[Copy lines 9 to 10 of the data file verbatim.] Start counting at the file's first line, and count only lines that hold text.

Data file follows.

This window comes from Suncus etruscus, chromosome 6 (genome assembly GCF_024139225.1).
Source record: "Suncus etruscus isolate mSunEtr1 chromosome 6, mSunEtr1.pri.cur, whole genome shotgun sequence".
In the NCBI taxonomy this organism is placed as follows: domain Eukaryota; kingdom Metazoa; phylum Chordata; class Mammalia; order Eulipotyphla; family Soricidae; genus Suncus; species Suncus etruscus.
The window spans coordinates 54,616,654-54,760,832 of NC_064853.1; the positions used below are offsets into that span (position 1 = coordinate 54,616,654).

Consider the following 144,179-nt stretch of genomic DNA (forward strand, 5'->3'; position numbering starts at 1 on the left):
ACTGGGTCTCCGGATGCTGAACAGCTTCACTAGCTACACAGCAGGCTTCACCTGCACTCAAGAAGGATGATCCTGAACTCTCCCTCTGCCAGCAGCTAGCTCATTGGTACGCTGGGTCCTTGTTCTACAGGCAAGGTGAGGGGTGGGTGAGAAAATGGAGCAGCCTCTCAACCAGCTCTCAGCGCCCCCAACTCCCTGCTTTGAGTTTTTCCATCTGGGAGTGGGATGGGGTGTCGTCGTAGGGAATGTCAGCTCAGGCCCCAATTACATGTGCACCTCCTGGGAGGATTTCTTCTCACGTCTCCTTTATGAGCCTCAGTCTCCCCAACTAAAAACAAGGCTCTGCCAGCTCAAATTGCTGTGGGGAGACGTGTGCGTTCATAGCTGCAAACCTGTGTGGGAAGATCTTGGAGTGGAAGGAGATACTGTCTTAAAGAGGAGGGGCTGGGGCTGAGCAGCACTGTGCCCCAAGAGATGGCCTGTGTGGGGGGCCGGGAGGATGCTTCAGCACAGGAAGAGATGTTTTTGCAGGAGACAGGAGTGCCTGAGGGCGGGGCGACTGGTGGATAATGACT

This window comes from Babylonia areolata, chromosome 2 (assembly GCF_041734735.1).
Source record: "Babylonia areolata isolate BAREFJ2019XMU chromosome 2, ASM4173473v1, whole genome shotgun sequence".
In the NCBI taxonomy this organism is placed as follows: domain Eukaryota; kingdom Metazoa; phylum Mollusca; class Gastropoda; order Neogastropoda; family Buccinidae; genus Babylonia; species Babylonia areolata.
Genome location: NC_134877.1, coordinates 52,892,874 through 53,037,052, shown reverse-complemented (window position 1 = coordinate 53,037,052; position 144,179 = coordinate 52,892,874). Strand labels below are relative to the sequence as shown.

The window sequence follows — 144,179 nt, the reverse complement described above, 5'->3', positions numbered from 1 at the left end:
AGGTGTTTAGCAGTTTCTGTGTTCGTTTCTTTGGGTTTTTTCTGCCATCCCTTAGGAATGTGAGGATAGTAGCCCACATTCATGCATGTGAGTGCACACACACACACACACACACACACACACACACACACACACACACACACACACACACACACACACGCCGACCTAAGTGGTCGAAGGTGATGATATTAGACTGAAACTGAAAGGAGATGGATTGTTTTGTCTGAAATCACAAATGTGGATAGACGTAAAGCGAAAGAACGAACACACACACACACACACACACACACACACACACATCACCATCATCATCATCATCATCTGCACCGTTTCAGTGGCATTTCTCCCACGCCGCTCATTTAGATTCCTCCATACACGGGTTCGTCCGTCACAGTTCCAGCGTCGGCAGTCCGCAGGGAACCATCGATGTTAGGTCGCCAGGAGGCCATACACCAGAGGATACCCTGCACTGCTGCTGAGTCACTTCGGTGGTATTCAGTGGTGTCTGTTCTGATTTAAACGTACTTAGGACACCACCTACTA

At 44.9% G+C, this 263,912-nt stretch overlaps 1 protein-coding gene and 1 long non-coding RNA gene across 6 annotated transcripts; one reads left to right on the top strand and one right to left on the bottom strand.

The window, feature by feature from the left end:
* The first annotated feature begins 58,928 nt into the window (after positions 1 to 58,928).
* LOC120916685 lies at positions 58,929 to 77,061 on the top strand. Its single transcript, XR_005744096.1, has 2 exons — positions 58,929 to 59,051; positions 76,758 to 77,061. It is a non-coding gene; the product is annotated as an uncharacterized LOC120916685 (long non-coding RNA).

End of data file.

In the NCBI taxonomy this organism is placed as follows: domain Eukaryota; kingdom Metazoa; phylum Mollusca; class Gastropoda; order Neogastropoda; family Buccinidae; genus Babylonia; species Babylonia areolata.
Genome location: NC_134877.1, coordinates 52,892,874 through 53,037,052, shown reverse-complemented (window position 1 = coordinate 53,037,052; position 144,179 = coordinate 52,892,874). Strand labels below are relative to the sequence as shown.